All the traditions of the wedding and the chuppah were traditions of the Sepharadim…. When I got to my in-laws’ home, I found a new world of strange, new clothes and food. In place of the white yarmulka, I found a red fez … In place of the local jargon, there was Arabic. In place of chairs and table, there were carpets on the floor and cross-legged sitting….
These were the impressions* of 13-year-old Yehoshua Yellin, who came to join the household of his child-bride, 12-year-old Sarah Yehuda within the walls of Jerusalem’s Old City after their marriage in the 1850s.
The age of the young couple was unusual, even for a marriage that took place in the confines of tradition nearly two centuries ago. But what was even more unusual was the fact that Yehoshua was the son of immigrants from Poland, while the young bride was from a family headed by a revered rabbi from Iraq. To say that unions between Sephardi and Ashkenazi Jews were almost unheard of in those years, would be an understatement.
But the Yellin and Yehuda families were groundbreaking pioneers in more ways than one. The marriage of their children saw them enter into a new type of partnership and helped them further their dream of settling the land of Israel outside the walls of the Old City. The families jointly purchased a parcel of land from the Arab residents of Colonia in an area they called Motza, named for the Biblical city mentioned in the Book of Joshua.
Despite several setbacks, including the untimely death of Sarah’s brother, Shaul, who had hoped to settle the land with the young couple, Yehoshua didn’t give up on the dream. Through trial and error, he managed to grow olives, fruit, and vegetables, and acquire more land around the original parcel.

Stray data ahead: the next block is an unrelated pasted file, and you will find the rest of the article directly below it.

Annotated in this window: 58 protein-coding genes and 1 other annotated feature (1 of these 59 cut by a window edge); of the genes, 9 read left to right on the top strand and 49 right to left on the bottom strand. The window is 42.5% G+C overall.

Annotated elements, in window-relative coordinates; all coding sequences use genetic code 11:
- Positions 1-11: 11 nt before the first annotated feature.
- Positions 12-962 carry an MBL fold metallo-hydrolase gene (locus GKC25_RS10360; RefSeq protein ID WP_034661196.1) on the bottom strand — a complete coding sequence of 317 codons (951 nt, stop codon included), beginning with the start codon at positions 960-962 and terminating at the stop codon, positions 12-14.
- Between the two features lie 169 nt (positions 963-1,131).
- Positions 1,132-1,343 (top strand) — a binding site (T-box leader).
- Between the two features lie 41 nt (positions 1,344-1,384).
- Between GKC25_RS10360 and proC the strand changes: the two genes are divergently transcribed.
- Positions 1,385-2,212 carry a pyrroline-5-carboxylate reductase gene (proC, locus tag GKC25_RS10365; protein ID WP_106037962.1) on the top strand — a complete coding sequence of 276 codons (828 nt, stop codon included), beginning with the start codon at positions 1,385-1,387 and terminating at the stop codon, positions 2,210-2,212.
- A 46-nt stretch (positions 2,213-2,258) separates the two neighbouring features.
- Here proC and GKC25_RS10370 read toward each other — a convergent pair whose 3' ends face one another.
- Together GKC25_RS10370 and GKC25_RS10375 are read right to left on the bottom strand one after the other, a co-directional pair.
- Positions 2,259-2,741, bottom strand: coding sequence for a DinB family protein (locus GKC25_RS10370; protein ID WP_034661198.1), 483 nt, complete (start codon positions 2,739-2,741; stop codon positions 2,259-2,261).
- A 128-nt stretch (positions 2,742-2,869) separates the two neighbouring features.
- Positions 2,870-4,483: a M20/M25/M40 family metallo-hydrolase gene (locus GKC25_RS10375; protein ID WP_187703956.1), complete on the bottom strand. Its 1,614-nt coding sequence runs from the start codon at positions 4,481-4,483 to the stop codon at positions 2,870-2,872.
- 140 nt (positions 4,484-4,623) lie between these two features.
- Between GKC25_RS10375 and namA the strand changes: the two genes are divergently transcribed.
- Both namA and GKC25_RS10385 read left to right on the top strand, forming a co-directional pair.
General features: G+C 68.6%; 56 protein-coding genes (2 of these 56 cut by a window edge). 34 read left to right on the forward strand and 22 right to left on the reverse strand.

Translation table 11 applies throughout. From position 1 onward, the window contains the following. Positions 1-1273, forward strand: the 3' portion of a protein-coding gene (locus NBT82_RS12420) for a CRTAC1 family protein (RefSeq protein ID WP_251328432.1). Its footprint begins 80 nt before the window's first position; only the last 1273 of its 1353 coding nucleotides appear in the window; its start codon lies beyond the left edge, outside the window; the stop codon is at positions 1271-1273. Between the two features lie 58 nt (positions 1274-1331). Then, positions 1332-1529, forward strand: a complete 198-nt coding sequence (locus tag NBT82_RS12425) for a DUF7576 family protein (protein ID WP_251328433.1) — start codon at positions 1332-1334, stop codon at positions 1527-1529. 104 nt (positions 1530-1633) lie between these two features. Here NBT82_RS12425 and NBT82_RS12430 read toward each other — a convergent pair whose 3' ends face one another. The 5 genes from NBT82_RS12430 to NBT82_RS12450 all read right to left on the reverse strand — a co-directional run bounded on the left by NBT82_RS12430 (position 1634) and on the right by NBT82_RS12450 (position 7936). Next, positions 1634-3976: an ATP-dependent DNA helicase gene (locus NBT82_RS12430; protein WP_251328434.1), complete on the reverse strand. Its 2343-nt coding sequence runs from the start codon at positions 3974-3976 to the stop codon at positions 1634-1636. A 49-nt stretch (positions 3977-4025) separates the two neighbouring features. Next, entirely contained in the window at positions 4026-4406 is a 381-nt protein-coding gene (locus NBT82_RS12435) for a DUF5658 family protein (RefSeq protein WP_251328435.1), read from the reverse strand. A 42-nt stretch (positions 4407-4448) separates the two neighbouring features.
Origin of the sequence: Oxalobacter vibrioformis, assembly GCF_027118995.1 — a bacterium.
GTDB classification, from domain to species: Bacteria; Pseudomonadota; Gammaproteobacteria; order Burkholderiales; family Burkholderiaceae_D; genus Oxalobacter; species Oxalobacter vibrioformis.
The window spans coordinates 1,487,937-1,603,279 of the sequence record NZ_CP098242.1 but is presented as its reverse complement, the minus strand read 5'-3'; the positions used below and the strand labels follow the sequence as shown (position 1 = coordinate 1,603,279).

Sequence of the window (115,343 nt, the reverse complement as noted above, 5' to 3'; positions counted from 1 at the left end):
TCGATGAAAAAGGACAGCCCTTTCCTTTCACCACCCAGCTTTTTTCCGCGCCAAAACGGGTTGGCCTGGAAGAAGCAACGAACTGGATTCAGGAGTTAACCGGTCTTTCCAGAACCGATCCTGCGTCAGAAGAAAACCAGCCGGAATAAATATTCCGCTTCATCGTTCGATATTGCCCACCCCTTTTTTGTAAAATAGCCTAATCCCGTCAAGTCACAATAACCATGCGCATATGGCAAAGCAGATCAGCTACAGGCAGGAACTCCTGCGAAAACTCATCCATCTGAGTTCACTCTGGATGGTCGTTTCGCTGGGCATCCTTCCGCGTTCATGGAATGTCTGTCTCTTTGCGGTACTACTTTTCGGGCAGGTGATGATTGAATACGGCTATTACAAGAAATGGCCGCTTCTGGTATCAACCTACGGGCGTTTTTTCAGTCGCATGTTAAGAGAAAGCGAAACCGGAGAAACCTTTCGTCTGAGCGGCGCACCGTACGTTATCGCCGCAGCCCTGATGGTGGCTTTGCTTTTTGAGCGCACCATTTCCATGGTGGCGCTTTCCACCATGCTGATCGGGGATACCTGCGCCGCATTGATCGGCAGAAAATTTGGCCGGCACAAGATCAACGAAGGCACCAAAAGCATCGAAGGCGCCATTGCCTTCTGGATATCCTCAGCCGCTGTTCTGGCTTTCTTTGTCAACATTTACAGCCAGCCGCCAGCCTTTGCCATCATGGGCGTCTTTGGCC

In 1890, he built a home for his family – what is known today as Yellin House. The house was built behind a roadside inn (khan) constructed by Yellin some 20 years earlier, and which was later turned into a synagogue for the new pioneers who eventually joined the fledgling settlement over time. A huge water cistern from the Crusader period was discovered next to Yellin House.
While Motza grew into one of the most beautiful and sought-after neighborhoods in the Jerusalem area, the original Yellin family home fell into ruin over time. In the 1990s, one of the grandsons of Yehoshua Yellin’s own grandsons, Eliezer Yisraeli, decided to preserve the family home. With the help of the Society for Preservation of Israel Heritage Sites (SPIHS), and its partners such as JNF-USA, the home’s interior and exterior were restored to their former glory. The site is managed by SPIHS.
Yellin House serves as a visitors center that tells the story of the pioneering efforts in Motza. Its great location, only minutes out of the center of the capital, and close to natural attractions such as the Halilim Stream and the Einot Telem National Park, make Yellin House an attractive excursion for individuals and families. The hugely popular on-site coffee shop, Alloro Café coffee welcomes hundreds of customers each week.
Yellin House not only symbolizes the beginning of agricultural settlement in the Land of Israel, but also a very unusual marriage contract between two families from such different cultures and backgrounds, who came together for their dream of settling the land.
*From the book Memories of a Son of Jerusalem by Yehoshua Yellin.
More information about Yellin House can be found at Society for Preservation of Israel Heritage Sites